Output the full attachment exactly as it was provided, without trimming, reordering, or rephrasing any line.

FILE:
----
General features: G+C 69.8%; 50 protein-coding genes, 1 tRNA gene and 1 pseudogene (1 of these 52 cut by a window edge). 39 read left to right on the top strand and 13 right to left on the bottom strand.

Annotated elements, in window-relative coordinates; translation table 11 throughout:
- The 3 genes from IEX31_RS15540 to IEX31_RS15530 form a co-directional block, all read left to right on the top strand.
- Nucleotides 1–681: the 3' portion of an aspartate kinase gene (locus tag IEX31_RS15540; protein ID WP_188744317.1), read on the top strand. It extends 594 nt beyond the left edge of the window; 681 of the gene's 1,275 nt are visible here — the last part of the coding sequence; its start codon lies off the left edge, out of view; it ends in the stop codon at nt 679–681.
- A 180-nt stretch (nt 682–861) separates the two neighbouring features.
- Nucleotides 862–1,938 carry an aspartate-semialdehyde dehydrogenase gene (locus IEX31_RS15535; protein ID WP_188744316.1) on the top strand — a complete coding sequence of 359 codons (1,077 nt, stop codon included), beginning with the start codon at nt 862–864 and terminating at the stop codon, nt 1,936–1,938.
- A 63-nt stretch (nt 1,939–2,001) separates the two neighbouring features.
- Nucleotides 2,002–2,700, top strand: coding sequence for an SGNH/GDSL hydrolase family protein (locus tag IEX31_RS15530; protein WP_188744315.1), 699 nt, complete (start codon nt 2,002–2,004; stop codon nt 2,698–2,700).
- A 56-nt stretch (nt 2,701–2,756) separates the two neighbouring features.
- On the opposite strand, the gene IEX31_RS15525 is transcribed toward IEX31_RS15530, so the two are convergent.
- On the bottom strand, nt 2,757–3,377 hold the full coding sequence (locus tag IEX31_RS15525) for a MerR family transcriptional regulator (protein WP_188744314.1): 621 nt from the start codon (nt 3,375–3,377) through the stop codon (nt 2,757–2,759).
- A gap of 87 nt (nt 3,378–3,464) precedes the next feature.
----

General features: G+C 69.8%; 50 protein-coding genes, 1 tRNA gene and 1 pseudogene (1 of these 52 cut by a window edge). 39 read left to right on the top strand and 13 right to left on the bottom strand.

Annotated elements, in window-relative coordinates; translation table 11 throughout:
- The 3 genes from IEX31_RS15540 to IEX31_RS15530 form a co-directional block, all read left to right on the top strand.
- Nucleotides 1–681: the 3' portion of an aspartate kinase gene (locus tag IEX31_RS15540; protein ID WP_188744317.1), read on the top strand. It extends 594 nt beyond the left edge of the window; 681 of the gene's 1,275 nt are visible here — the last part of the coding sequence; its start codon lies off the left edge, out of view; it ends in the stop codon at nt 679–681.
- A 180-nt stretch (nt 682–861) separates the two neighbouring features.
- Nucleotides 862–1,938 carry an aspartate-semialdehyde dehydrogenase gene (locus IEX31_RS15535; protein ID WP_188744316.1) on the top strand — a complete coding sequence of 359 codons (1,077 nt, stop codon included), beginning with the start codon at nt 862–864 and terminating at the stop codon, nt 1,936–1,938.
- A 63-nt stretch (nt 1,939–2,001) separates the two neighbouring features.
- Nucleotides 2,002–2,700, top strand: coding sequence for an SGNH/GDSL hydrolase family protein (locus tag IEX31_RS15530; protein WP_188744315.1), 699 nt, complete (start codon nt 2,002–2,004; stop codon nt 2,698–2,700).
- A 56-nt stretch (nt 2,701–2,756) separates the two neighbouring features.
- On the opposite strand, the gene IEX31_RS15525 is transcribed toward IEX31_RS15530, so the two are convergent.
- On the bottom strand, nt 2,757–3,377 hold the full coding sequence (locus tag IEX31_RS15525) for a MerR family transcriptional regulator (protein WP_188744314.1): 621 nt from the start codon (nt 3,375–3,377) through the stop codon (nt 2,757–2,759).
- A gap of 87 nt (nt 3,378–3,464) precedes the next feature.